The state of the financial regulations market is constantly changing, thus companies are under constant pressure to keep up with the latest standards. As this regulatory burden grows both in weight and complexity, the cost of meeting new stringent regulations rises exponentially. As a result, a new wave of technology has emerged to help fintech companies and traditional financial businesses fulfill regulatory obligations.

RegTech utilizes technologies to enhance transparency, consistency and standardize regulatory processes in the financial sector. RegTech development companies focus on creating solutions for regulatory monitoring, reporting, and compliance to deliver clear interpretations of ambiguous regulations at higher quality levels and lower cost. So FinTech development companies often partner with RegTechs to ensure their solutions are secure and meet the highest industry standards.

So is RegTech the next big thing in finance? What does it have to offer? And how do companies adopt this technology?

Global demand for regulatory, compliance, and governance software is expected to grow from $80 billion to $118.7 billion by 2020.

Regulators are raising the technical requirements on companies

More and more financial companies are turning to RegTech development vendors to implement data analytics, quantitative risk modeling, real-time reporting, and more into their current processes. One of the major drivers for this is the high cost associated with the existing server-based infrastructure and concerns about the risks associated with gaps in existing technology.

Leading banks such as HSBC, Deutsche Bank, and JPMorgan, spend well over $1 billion annually on regulatory compliance and controls.

Ambiguous regulatory requirements and legacy systems are other important reasons why many financial institutions are now looking externally to partner with software providers. To upgrade the existing technology, RegTech development companies are helping financial business by creating software for automating compliance workflows. Cognitive technologies and enhanced analytics help financial companies understand the explicit and implicit meaning of the regulation and automate numerous processes.

RegTech development

Source: EY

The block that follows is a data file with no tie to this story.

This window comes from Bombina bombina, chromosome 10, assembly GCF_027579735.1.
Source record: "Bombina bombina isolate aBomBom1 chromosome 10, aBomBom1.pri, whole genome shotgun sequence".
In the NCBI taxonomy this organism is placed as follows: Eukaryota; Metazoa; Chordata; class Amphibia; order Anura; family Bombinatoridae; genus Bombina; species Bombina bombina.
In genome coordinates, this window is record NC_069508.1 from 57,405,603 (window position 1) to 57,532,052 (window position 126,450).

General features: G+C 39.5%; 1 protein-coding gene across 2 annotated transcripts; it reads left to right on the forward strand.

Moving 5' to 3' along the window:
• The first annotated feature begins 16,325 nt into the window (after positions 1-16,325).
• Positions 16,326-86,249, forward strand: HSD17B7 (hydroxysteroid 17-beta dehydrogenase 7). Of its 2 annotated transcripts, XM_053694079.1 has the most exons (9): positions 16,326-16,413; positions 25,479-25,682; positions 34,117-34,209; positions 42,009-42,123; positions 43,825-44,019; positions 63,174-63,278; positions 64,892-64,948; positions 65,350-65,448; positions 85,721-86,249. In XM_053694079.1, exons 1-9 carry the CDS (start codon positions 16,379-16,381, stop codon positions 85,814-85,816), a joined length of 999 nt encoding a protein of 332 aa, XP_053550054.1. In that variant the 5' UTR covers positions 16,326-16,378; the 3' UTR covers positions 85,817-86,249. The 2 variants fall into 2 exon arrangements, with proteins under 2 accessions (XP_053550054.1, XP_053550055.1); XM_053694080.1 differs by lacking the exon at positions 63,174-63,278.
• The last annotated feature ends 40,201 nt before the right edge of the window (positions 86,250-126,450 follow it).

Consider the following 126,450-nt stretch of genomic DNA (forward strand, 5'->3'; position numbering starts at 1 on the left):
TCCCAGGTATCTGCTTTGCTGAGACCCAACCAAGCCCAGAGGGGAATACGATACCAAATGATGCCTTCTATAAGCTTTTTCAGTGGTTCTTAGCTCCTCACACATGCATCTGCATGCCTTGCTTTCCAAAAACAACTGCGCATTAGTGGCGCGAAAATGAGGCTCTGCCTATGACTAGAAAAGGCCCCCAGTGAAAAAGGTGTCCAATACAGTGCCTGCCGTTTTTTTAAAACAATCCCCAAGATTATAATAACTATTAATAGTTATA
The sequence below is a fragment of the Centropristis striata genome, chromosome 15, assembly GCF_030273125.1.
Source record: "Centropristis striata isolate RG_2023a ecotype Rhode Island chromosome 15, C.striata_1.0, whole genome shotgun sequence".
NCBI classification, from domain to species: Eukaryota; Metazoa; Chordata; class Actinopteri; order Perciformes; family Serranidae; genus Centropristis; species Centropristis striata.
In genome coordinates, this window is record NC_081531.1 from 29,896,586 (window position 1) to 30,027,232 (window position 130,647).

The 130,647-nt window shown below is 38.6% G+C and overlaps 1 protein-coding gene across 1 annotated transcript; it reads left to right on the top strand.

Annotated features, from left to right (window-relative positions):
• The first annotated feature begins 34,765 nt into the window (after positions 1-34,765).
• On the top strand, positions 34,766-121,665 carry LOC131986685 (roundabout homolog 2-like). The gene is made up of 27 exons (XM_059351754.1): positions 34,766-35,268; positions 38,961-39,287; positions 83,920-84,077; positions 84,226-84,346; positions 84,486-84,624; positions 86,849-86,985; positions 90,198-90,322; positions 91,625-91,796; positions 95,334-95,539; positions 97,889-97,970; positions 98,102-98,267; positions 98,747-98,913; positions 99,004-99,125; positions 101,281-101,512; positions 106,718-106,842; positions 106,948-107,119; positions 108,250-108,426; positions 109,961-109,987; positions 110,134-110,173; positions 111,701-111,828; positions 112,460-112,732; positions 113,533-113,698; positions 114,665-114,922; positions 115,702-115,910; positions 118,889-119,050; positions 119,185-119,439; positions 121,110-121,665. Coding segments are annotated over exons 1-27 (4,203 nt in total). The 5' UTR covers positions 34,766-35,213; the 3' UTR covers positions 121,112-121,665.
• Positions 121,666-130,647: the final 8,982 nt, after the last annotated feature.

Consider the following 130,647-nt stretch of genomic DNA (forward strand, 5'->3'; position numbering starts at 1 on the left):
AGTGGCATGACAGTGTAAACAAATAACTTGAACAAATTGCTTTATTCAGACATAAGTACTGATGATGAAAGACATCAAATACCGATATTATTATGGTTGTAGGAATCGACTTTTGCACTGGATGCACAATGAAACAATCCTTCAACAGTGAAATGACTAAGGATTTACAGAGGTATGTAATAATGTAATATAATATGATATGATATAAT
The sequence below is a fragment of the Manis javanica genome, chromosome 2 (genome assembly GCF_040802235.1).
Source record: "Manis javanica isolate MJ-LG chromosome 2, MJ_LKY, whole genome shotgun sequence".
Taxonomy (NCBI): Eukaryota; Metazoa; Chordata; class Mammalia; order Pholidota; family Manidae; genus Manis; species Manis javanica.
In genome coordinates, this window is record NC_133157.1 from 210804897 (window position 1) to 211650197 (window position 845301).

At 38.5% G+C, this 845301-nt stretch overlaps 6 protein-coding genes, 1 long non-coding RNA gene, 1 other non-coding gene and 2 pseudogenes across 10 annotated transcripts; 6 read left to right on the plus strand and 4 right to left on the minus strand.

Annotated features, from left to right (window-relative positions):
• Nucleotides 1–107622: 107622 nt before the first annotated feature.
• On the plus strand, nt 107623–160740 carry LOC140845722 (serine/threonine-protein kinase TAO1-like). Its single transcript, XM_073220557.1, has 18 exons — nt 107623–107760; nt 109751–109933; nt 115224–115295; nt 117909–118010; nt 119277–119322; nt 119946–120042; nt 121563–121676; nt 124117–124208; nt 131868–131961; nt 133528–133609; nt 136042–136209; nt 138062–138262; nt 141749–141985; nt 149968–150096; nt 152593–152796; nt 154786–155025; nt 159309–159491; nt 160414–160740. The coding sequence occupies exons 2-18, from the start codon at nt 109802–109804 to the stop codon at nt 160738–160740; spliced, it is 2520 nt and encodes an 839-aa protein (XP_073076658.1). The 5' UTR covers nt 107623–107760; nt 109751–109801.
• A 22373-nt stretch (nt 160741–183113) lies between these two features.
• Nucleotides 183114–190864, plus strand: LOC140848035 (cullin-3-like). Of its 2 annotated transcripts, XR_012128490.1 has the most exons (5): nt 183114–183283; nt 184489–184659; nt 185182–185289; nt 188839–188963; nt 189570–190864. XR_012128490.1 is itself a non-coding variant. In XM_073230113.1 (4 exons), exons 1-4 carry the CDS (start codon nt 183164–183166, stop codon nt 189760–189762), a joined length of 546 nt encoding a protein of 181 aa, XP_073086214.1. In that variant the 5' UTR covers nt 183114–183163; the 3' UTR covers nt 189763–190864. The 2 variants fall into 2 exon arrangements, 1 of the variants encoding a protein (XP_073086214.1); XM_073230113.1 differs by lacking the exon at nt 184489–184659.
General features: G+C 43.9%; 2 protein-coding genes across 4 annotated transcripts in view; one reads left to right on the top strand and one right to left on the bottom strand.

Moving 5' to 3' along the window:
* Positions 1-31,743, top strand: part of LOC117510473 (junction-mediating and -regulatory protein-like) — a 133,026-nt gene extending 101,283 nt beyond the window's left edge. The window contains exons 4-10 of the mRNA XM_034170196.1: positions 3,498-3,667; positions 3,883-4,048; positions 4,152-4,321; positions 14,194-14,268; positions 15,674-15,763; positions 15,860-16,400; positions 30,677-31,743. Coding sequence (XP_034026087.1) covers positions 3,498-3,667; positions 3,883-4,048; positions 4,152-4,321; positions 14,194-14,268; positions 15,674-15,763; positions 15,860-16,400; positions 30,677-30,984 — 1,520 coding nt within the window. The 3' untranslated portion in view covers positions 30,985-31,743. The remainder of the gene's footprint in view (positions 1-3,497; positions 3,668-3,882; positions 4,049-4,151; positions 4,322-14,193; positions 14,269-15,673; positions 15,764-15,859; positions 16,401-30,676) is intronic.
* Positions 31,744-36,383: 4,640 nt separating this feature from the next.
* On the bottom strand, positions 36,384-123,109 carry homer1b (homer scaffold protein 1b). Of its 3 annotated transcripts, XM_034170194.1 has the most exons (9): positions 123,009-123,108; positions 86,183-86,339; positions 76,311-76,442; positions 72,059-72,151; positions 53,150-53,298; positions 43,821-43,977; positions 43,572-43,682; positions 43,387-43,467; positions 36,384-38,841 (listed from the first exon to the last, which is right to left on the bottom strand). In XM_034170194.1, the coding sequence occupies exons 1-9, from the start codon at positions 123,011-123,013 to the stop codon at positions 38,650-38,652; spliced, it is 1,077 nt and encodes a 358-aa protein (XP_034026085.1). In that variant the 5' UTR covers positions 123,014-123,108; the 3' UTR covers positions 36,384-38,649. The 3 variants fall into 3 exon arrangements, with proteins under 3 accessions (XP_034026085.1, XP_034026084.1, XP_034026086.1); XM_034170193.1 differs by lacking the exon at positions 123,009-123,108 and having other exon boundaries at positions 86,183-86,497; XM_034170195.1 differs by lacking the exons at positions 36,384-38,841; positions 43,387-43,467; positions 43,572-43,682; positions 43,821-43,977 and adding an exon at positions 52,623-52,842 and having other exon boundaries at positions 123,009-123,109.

How can RegTech solution development solve the compliance and regulatory reporting challenges?

  • Efficient payment transaction monitoring

One of the key bottlenecks in the monitoring of payments transactions (especially in real-time) is the low quality and great incompatibility of transaction metadata churned out by payments systems. RegTech can simplify the automated interpretation of transactions metadata and help recognize money laundering and terrorist financing.

  • Automated trading in financial markets

RegTech development helps automate a wide range of regulatory tasks including margins calculation, choice of trading venue, choice of the central counterparty, and assessing the impact of a transaction on their institution’s exposures. This results in increased speed and trading efficiency as well as successful compliance.

  • Identifying new regulations and customers

RegTech solutions can help automate the interpretation of regulations including identifying new regulations and allocating different compliance obligations to the responsible units across an organization. Moreover, as required by KYC regulations, client and legal person identification could become more efficient with the help of automated innovative solutions such as fingerprint, iris scanning, blockchain identity, etc.

To find out more about regulations, compliance, and security in the context of software development, read this article.

Technologies trending in RegTech development

  • AI and machine learning for identifying and predicting risks in RegTech